Thanks to Taylor Swift, we know for sure that yes, haters are gonna hate. I'm pleading with you -- don't hate on Valentine's Day, especially if you're in marketing.
Valentine's Day definitely has a commercialized aspect to it -- a "Hallmark holiday," as one of my colleagues referenced it. I remember a Valentine's Day that's all about hope, passion, and displays of appreciation, placing importance on making those you care about feel wanted, loved and connected.
Okay, I'm sappy. I know it. And no, I don't think red roses are mandatory for healthy relationships. But what is mandatory is emotion -- tapping into someone's heart and pulling out happiness. And just as positive emotions and connections are the keys to healthy relationships (marriages and friendships alike), they're also the keys to great marketing.
Why? We receive more marketing messages today then ever before. Marketing is everywhere, it's in video streams, email, on phones, I've even seen it on my cup o'joe. And, according to the most reliable study I have found on this topic, we see the message in about 360 ads per day. But there's a finite amount of data our brains can actually pay attention to, which means we end up ignoring 10,999.950 bits of data every second we are awake.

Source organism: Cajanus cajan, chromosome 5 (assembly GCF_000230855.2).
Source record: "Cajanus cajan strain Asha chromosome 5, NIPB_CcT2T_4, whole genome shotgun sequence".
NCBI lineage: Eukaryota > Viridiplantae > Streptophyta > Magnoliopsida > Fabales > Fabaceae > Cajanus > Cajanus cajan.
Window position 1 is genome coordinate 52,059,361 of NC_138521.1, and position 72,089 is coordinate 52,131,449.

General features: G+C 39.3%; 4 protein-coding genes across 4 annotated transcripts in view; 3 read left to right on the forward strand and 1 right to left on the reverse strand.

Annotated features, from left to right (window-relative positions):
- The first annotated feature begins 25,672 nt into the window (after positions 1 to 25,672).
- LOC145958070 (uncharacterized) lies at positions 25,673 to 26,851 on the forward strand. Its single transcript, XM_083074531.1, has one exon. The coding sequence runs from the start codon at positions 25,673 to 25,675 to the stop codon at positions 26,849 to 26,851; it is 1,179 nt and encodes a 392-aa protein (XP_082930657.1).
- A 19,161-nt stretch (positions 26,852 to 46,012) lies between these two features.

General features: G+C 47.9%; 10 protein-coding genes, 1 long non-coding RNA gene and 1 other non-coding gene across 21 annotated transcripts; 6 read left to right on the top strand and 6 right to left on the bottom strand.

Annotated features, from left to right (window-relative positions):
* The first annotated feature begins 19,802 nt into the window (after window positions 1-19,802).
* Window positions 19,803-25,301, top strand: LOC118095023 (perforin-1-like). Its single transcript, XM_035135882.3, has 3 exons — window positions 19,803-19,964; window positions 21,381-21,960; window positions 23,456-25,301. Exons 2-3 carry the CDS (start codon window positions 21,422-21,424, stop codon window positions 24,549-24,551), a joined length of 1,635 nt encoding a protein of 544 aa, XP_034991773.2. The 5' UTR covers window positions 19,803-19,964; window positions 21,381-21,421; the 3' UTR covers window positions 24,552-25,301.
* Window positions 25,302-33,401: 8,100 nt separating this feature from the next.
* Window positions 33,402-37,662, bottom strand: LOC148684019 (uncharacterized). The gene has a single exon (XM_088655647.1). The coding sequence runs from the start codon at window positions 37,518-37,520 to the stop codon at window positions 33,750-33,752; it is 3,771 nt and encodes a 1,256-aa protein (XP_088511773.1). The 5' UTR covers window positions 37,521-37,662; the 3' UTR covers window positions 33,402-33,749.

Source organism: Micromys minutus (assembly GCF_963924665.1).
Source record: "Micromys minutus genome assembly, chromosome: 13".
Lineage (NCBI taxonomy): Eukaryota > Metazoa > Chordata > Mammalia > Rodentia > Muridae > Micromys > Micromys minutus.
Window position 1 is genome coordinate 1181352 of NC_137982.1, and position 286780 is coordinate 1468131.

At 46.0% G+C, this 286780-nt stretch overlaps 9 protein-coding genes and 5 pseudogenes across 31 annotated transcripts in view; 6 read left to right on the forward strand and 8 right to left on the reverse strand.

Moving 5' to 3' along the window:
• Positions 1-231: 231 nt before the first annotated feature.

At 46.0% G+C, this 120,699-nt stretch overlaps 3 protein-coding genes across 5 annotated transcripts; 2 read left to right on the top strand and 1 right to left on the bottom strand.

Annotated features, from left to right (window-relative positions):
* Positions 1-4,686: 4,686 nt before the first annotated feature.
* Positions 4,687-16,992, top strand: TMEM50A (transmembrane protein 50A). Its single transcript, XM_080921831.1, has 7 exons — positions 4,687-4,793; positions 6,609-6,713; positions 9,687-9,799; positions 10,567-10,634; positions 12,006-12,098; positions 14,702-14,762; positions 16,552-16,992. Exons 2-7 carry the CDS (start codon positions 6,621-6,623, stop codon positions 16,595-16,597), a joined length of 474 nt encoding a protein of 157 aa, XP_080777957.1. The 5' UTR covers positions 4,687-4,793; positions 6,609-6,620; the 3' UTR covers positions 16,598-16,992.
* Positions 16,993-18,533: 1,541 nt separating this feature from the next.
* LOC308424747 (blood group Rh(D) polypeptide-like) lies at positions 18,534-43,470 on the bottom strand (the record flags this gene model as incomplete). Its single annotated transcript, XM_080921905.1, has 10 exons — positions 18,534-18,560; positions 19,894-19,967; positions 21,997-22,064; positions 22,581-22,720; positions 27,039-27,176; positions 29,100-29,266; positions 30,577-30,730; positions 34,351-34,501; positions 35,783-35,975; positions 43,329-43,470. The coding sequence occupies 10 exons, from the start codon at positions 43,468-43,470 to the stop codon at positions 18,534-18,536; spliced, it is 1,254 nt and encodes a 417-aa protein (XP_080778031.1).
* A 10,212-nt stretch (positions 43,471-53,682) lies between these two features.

Marketers can no longer rely on just catching someone's attention (if we ever could). We must engage people, build relationships, pull at their heartstrings. When a campaign isn't targeted or specialized or doesn't consider the actual person on the other end, it just becomes noise -- another bit of data to ignore.
With each new generation this is becoming more and more important. We're all looking for ways to make our choices both easier and more informed. And that's what has influenced the rise of brand loyalty among younger generations.
Meanwhile, 48% of people between the ages of 18 and 44 report that any loyalty they feel toward brands in the future will be determined by the types of experiences brands create for them.
And how do you create meaningful experiences? Being vulnerable, or in business terms, being transparent. Being considerate. Creating content your audience actually needs. Investing empathy and thought into each message you put in front of someone. Making bold moves and creating special moments. And that's the entire spirit of Valentine's Day.
So before you hate ... appreciate. Take a moment this Saturday to appreciate your employees, appreciate your customers. No, you don't have to send them a Valentine's Day eCard (though I really enjoy them, especially those with great subject lines). But you can take a moment to evaluate your content strategies. Evaluate your marketing plans from your customer and prospective customer's point of view.
And next week as you return to work, start making the changes you need to ensure that every part of your marketing mix screams "BE MINE!" Ensure that every tactic works toward creating lasting impressions, forging new relationships, and creating experiences. No one can ignore that approach.
P.S. -- Happy Valentine's Day.